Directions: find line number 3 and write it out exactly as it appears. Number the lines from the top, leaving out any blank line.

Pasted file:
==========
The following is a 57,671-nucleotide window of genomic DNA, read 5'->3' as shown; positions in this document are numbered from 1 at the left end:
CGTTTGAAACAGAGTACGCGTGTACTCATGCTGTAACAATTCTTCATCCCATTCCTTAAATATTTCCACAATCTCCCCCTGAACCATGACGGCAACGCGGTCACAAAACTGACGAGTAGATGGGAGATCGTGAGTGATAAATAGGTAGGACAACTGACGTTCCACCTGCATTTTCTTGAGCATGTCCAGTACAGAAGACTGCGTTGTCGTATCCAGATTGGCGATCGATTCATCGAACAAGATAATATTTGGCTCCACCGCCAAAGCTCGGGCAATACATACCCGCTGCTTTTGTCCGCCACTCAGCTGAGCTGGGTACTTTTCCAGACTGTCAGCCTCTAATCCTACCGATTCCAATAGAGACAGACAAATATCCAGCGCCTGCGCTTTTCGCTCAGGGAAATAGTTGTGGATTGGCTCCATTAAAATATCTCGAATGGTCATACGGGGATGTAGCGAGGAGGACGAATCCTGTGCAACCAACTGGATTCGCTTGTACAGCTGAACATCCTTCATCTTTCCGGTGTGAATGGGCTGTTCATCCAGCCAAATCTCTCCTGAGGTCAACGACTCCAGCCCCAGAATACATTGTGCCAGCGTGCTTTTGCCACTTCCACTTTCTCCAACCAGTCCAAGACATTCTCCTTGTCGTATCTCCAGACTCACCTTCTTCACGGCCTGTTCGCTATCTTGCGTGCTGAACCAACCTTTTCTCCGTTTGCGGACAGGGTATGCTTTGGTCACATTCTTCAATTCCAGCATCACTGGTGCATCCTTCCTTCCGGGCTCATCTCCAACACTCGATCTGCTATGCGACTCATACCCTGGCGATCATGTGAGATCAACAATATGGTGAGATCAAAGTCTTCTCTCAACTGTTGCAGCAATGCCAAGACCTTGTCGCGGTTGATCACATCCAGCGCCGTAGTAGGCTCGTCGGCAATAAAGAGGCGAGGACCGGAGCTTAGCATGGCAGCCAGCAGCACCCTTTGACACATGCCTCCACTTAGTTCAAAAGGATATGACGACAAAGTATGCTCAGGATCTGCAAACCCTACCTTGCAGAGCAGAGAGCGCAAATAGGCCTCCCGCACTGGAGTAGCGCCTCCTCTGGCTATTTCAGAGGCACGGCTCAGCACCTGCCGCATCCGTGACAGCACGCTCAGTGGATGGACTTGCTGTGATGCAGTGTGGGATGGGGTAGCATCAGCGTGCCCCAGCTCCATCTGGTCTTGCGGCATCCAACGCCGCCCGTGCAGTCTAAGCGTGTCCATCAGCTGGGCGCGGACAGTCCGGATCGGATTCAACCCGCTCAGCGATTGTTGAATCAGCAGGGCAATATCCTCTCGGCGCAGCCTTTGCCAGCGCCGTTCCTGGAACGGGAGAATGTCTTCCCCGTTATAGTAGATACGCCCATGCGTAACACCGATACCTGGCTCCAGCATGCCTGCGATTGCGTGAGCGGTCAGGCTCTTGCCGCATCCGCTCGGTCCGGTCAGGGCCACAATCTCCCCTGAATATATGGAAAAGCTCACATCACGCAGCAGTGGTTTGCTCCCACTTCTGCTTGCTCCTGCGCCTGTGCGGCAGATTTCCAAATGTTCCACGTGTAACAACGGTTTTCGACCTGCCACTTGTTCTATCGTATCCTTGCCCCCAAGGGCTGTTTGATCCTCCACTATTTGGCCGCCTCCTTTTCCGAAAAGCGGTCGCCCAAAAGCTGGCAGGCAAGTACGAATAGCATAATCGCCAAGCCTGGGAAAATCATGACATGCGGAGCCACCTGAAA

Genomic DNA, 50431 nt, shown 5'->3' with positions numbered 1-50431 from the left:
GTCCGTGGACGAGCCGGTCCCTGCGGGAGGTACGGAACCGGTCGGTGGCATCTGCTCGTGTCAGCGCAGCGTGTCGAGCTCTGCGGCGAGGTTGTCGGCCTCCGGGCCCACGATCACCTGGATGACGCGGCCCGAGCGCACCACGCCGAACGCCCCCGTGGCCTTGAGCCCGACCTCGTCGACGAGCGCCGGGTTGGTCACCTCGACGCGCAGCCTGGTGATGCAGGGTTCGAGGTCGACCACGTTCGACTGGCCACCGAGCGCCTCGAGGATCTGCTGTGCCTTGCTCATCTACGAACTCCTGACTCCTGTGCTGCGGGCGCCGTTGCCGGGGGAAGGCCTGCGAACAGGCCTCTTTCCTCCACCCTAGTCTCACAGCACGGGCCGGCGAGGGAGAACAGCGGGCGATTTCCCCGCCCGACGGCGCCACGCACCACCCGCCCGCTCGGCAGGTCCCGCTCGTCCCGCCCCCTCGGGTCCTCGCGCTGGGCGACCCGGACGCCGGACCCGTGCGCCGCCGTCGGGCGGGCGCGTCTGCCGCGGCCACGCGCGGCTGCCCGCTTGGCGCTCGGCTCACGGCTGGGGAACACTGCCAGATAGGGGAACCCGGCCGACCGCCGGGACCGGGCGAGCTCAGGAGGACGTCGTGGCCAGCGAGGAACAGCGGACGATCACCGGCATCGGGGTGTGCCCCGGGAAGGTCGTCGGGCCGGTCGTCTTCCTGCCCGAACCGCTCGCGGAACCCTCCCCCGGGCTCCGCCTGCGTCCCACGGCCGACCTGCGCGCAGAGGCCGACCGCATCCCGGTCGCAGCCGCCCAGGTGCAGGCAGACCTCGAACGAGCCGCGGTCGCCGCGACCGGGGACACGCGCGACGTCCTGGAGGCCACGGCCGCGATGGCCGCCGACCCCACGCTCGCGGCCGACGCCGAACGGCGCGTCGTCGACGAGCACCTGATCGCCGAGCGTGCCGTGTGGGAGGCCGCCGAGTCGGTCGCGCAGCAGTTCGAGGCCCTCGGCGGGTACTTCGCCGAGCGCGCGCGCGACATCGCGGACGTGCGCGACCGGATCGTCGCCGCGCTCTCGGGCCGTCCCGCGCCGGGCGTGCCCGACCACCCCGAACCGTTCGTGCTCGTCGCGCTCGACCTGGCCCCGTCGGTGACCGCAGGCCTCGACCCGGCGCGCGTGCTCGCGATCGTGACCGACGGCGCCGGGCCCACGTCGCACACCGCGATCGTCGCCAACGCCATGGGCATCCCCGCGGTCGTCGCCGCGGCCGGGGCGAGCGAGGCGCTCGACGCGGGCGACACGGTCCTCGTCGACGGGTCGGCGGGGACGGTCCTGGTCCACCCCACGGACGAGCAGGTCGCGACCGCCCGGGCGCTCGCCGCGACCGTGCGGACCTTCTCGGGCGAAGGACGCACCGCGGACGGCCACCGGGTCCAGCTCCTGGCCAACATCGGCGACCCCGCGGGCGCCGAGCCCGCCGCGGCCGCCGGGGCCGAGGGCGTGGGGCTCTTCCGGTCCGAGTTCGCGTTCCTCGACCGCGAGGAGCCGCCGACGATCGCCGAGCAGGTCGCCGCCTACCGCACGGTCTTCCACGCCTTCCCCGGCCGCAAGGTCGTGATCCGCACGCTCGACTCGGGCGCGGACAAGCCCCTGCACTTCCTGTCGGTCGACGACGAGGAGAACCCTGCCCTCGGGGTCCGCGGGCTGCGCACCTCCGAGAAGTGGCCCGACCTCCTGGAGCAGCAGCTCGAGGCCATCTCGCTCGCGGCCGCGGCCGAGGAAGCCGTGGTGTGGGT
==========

Genomic DNA, 50431 nt, shown 5'->3' with positions numbered 1-50431 from the left: